## Assumed knowledge

The content of the modules:- Discrete probability distributions
- Binomial distribution
- Exponential and normal distributions
- Random sampling

## Motivation

- Why can we rely on random samples to provide information about the proportion of a population with a particular characteristic?
- Should we worry that different random samples taken from the same population will give different results?
- How variable are the results obtained from different random samples?
- How can we quantify the uncertainty (imprecision) in the results from a sample?

The module Random sampling introduces sampling from a binomial distribution. Underlying the binomial distribution are Bernoulli trials and Bernoulli random variables. A Bernoulli random variable is a discrete random variable that takes the value 1 with probability \(p\) and the value 0 with probability \(1-p\). If we have a random sample of \(n\) observations on a Bernoulli random variable, then the sum of the observations \(X\) has a binomial distribution with parameters \(n\) and \(p\). A random sample of \(n\) Bernoulli observations thus gives a single observation from the \(\mathrm{Bi}(n,p)\) distribution.

The binomial distribution allows us to model sampling from an essentially infinite population of units in which a proportion \(p\) of the units have a particular characteristic. If we choose a unit at random from this population, the probability that it has the characteristic is equal to \(p\), and the probability that it does not have the characteristic is equal to \(1-p\). If we choose \(n\) units at random, the number \(X\) with the characteristic has a binomial distribution: \(X \stackrel{\mathrm{d}}{=} \mathrm{Bi}(n,p)\).

In practice, we usually do not know the value of the population proportion \(p\), and we are interested in obtaining an estimate of \(p\). A single observation \(x\) of \(X\) can be used to provide a point estimate of the unknown population proportion \(p\): the sample proportion \(\frac{x}{n}\) is an estimate of the population proportion \(p\). There will be some imprecision associated with a single point estimate, and we would like to quantify this sensibly.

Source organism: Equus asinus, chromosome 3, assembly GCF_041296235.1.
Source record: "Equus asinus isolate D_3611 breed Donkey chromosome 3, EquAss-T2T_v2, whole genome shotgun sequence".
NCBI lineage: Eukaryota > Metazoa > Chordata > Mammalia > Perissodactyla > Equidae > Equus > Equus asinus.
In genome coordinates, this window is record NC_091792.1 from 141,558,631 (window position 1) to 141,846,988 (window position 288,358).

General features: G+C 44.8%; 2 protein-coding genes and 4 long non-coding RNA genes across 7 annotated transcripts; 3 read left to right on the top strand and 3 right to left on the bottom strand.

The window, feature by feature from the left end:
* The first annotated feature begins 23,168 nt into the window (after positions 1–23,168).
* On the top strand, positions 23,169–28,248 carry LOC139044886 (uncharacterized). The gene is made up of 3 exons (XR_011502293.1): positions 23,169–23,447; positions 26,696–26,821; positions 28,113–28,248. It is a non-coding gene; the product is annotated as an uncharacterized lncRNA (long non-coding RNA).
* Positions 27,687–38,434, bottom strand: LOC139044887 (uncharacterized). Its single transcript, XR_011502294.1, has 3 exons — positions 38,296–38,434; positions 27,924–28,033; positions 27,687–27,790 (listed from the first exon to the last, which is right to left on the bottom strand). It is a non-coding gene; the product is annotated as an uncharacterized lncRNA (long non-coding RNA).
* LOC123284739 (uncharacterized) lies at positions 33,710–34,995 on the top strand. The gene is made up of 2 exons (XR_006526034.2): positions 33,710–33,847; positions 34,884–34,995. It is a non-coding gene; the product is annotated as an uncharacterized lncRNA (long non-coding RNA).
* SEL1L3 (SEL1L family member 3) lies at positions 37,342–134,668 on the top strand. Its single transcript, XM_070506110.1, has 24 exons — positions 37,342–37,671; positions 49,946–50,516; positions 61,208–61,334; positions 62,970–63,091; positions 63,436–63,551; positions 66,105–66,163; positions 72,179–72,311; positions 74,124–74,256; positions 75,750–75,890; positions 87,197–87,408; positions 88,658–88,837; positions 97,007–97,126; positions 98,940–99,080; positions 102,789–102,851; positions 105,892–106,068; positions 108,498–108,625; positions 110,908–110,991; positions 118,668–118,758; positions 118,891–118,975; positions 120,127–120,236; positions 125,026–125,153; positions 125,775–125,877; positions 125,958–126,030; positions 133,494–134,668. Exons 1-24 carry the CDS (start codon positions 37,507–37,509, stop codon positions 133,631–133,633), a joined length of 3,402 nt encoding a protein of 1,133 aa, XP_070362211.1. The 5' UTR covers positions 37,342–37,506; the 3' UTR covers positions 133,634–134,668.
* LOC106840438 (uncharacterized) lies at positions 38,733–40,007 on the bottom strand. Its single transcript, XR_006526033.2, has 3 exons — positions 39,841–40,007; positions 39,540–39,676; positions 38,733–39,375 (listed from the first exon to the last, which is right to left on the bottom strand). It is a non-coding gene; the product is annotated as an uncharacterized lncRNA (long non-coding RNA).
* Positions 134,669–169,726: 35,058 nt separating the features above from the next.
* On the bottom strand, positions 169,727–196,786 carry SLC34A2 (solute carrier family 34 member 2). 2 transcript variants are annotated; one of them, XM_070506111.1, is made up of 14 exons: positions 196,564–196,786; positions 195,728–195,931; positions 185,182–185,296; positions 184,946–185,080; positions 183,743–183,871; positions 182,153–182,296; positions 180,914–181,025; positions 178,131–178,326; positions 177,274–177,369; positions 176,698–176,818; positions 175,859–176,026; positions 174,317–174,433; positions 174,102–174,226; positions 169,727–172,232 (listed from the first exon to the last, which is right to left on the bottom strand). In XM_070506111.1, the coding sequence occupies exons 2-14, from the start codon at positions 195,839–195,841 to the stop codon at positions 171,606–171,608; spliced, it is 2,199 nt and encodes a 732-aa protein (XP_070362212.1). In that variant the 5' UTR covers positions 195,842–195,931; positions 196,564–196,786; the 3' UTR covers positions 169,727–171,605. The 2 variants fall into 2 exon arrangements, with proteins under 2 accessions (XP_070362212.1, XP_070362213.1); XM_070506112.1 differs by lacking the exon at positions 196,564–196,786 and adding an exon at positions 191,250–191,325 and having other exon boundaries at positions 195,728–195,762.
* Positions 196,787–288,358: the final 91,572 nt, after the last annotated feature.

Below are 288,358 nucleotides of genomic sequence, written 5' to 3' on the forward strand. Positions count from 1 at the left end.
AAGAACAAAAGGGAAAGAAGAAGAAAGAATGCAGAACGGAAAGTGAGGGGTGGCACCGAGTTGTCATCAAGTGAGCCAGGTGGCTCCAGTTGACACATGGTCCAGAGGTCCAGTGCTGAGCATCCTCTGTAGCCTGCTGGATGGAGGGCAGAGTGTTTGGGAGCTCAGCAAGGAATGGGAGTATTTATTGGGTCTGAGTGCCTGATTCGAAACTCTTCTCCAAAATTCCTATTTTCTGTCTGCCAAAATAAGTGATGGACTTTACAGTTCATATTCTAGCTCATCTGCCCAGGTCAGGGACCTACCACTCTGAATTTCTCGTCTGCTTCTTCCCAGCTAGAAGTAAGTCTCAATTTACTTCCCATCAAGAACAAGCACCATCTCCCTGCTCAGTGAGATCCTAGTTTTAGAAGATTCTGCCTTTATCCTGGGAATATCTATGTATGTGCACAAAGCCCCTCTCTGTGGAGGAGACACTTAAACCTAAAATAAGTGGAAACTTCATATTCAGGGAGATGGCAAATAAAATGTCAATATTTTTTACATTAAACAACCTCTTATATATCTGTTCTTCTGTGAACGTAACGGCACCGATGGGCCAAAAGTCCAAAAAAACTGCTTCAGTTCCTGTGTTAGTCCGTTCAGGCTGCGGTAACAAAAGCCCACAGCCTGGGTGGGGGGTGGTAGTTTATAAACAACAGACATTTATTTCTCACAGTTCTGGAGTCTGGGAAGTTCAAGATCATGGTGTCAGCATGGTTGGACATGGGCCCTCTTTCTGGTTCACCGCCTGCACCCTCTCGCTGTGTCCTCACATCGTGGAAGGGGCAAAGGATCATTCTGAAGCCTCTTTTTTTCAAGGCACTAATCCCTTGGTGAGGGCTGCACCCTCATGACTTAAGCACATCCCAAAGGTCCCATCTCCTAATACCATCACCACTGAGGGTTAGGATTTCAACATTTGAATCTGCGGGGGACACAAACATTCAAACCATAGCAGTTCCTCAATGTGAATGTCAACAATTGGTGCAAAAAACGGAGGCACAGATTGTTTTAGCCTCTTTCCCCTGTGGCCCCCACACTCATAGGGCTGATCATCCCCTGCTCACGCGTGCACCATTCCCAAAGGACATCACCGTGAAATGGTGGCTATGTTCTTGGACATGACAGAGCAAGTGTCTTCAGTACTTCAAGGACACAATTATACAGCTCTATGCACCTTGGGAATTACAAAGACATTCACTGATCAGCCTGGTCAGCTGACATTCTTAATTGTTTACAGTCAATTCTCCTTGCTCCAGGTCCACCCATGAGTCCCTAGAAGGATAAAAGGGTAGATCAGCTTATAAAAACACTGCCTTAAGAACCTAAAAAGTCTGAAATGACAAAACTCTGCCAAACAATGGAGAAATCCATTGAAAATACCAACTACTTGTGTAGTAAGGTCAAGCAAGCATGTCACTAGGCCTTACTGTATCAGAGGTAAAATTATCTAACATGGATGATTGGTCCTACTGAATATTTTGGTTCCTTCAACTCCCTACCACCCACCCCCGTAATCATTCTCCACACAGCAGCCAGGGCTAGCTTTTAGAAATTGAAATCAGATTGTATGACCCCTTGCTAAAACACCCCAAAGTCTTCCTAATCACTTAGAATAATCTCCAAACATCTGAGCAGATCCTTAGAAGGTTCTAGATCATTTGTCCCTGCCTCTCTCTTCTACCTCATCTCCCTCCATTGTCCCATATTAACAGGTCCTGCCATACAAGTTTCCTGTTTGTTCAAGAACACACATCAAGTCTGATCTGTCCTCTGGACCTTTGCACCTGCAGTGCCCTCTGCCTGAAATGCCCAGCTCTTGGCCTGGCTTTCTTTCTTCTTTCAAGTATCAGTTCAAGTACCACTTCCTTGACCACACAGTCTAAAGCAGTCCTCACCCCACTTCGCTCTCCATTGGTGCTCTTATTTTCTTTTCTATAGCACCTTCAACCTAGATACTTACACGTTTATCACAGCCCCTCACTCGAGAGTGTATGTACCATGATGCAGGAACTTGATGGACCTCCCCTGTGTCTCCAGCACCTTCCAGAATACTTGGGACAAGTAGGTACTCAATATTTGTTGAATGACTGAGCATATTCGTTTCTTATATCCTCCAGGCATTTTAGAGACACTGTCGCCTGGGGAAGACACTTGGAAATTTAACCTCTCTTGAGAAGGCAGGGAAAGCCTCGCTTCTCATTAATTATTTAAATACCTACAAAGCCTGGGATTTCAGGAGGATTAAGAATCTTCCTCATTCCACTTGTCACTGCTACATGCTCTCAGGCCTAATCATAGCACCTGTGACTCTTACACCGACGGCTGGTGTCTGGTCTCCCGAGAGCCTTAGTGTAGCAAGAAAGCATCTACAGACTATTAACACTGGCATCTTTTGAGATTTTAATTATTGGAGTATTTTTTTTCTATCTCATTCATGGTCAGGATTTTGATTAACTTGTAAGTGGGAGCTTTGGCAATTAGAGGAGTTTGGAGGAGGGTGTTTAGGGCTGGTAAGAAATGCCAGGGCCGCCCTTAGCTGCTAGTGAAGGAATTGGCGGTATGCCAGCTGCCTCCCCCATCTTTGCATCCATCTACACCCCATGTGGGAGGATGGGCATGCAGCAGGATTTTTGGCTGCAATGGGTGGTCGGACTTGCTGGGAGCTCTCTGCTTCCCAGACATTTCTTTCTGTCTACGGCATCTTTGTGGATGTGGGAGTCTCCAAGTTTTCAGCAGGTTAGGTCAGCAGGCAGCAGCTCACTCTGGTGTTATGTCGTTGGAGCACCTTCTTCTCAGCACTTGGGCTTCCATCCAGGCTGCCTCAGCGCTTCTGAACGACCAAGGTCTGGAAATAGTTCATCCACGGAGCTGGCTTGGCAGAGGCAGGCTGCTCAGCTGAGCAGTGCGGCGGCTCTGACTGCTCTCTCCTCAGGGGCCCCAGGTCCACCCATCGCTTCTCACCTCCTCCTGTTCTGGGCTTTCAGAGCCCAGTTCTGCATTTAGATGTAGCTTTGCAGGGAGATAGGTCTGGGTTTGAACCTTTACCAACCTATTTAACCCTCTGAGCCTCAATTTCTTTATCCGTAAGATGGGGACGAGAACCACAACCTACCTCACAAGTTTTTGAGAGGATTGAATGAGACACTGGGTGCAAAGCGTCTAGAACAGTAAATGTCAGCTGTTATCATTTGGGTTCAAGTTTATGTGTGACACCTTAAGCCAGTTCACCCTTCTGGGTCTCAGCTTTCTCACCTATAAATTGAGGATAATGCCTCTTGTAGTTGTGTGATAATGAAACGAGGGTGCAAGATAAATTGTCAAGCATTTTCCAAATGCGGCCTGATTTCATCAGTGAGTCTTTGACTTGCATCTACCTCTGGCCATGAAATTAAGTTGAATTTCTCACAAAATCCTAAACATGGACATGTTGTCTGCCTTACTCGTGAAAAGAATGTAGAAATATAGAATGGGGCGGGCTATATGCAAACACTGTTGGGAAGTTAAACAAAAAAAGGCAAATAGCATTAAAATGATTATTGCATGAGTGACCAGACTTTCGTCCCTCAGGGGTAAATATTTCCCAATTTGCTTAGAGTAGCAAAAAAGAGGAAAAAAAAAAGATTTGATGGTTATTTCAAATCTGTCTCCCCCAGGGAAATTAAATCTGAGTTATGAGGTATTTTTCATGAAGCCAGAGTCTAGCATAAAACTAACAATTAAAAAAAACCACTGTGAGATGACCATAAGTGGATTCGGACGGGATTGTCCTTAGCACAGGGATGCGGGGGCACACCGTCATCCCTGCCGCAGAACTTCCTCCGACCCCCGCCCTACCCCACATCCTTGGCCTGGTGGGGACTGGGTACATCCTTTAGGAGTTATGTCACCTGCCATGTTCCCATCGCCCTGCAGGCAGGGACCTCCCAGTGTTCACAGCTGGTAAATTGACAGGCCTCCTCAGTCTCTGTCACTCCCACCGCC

In this module, we discuss the distribution of observations from a binomial distribution to illustrate how it serves as a basis for using a sample proportion to estimate an unknown population proportion \(p\). By considering the approximate distribution of sample proportions, we can provide a quantification of the uncertainty in an estimate of the population proportion. This is a confidence interval for the unknown population proportion \(p\).

This provides methods for answering questions like:

- What is our best estimate of the proportion of Australians who plan to vote for Labor in the next federal election?
- What is the uncertainty in this estimate of the proportion of Australians who plan to vote for Labor in the next federal election?
- What is our best estimate of the proportion of physically inactive Australian adults?
- What is the uncertainty in this estimate of the proportion of physically inactive Australian adults?

Next page - Content - Using probability theory to make an inference